Because this course is all about understanding SF as told through various media, we'll also adopt one of its modes for determining your grade: Everything you do earns you points toward "leveling up" your grade, giving you some freedom to choose between options to raise your score. In this way, your final grade is up to you! See the "Level Up!" section for details. You'll find required and suggested materials to study in each week's syllabus section, but here are some more general resources:
The Center's lending library holds many books, magazines, and more, so if you are local to Lawrence or are in town for our other summer programs, check with McKitterick to see if we can lend you a copy. These are available on a first-come, first-served basis. We also have a course-specific lending library for the SF Literature course - which is primarily supplied by previous students donating copies after completing their course - so if you want to pass on the love to the next generation rather than keep your books, let your teacher know!
Want more? Check out the finalists for the John W. Campbell Memorial Award for best SF novel of the year, and the finalists for the Theodore Sturgeon Memorial Award for best short SF of the year. Many years, the majority of those works could have won these awards if the juries had just a few different members.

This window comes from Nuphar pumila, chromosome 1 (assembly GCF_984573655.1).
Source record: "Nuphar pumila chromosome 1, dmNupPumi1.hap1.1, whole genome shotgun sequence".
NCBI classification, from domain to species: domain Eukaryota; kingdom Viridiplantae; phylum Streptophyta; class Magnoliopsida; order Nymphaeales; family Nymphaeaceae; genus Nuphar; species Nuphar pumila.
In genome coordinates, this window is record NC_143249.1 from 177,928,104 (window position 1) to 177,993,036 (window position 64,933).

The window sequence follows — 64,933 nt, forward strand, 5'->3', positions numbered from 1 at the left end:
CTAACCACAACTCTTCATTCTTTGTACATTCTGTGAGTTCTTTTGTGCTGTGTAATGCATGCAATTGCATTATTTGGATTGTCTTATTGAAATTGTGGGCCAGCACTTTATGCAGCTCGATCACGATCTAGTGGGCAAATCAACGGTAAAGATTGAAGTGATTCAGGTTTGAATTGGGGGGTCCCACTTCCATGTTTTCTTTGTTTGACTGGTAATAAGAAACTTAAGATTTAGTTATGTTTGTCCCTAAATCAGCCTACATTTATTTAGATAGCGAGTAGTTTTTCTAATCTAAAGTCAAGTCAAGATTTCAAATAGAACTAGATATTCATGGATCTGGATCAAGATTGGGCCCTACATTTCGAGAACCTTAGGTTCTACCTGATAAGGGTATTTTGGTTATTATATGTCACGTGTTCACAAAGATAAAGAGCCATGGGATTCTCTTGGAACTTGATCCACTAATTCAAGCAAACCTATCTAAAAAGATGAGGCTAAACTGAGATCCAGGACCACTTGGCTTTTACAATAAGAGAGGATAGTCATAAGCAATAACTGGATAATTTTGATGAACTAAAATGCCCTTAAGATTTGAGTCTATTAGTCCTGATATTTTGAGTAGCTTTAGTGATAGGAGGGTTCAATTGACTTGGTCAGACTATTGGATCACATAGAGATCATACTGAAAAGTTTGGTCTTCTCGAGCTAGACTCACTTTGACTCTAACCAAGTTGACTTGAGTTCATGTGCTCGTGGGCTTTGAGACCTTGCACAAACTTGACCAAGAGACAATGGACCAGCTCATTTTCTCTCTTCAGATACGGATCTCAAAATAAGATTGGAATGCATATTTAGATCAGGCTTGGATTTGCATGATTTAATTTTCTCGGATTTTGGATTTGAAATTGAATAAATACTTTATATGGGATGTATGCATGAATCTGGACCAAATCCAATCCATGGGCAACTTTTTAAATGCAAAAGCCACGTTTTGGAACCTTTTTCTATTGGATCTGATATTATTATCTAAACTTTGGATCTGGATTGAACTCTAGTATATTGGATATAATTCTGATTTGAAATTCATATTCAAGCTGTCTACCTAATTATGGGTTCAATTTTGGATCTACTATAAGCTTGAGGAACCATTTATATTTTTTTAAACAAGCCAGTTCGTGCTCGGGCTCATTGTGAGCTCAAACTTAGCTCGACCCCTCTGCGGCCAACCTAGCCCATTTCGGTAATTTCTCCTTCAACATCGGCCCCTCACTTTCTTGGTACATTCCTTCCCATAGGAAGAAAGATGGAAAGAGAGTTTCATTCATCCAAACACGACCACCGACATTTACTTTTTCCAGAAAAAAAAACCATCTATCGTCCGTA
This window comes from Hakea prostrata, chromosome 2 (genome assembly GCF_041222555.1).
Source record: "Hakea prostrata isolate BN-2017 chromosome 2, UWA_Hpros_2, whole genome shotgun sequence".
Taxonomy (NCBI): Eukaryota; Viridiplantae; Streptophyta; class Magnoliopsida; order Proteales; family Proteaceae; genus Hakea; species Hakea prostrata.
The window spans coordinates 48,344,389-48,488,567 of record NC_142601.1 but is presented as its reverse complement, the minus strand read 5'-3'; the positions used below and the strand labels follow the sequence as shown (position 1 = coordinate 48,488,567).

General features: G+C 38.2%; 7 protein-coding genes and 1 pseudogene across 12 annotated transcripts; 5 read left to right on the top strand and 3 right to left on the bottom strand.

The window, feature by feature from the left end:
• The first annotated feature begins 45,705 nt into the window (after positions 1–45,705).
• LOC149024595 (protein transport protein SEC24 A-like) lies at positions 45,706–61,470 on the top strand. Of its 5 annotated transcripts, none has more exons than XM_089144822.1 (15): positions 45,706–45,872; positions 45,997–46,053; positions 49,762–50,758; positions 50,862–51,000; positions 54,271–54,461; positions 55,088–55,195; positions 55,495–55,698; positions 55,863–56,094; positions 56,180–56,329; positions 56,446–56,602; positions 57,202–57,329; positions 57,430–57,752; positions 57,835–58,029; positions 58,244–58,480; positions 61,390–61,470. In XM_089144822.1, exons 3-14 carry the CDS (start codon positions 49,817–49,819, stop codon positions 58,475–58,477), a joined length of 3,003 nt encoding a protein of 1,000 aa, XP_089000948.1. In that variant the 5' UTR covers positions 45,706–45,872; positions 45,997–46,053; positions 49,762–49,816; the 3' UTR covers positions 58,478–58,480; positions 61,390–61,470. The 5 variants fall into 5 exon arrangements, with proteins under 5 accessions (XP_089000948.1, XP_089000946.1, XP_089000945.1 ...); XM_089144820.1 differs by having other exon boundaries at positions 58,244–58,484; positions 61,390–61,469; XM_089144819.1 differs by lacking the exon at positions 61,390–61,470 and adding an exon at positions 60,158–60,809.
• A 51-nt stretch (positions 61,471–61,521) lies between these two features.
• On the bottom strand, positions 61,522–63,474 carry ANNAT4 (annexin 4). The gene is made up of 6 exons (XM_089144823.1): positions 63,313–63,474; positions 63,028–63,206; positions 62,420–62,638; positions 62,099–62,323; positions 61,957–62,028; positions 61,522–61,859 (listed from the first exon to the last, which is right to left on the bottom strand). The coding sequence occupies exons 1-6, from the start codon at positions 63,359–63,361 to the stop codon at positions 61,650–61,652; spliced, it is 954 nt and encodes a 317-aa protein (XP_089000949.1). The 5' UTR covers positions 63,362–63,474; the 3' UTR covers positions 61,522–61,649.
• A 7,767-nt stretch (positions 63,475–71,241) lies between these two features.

Want lots of free SF ebooks and e-zines? Check out Project Gutenberg's growing SF collection.
Want even more recommendations? The Center's "A Basic Science Fiction Library" is a go-to internet resource for building reading lists. It's organized by author.
The Gunn Center holds many books, so if you are local to Lawrence or are in town for our other summer programs, check with me to see if we can lend you a copy. These are available on a first-come, first-served basis. This lending library is primarily supplied by previous students donating copies after completing their courses, so if you want to pass on the love to the next generation rather than keep your books, let your teacher know!
Want to take more speculative-fiction courses? You're in luck! Check out our growing list of offerings.
Go here to see lots more resources on the Center's website.
If you like novels, or just want to prepare for next year's SF-novels version of this course, here you go:
And here are the books that we removed from the SF-novels version of this course - still important and recommended works for understanding the history of the SF novel, but we only have so much time to discuss:
McKitterick was on Minnesota Public Radio's "The Daily Circuit" show in June 2012, which was a "summer reading" show dedicated to spec-fic and remembering Ray Bradbury. Great to see Public Radio continuing to cover SF after their "100 Best SF Novels" list. Here's what he added to the show's blog:
He was also on again in September 2012, when they did a story on "What did science fiction writers predict for 2012?" The other guest was a futurist - an interesting discussion!
Stay tuned for more to come!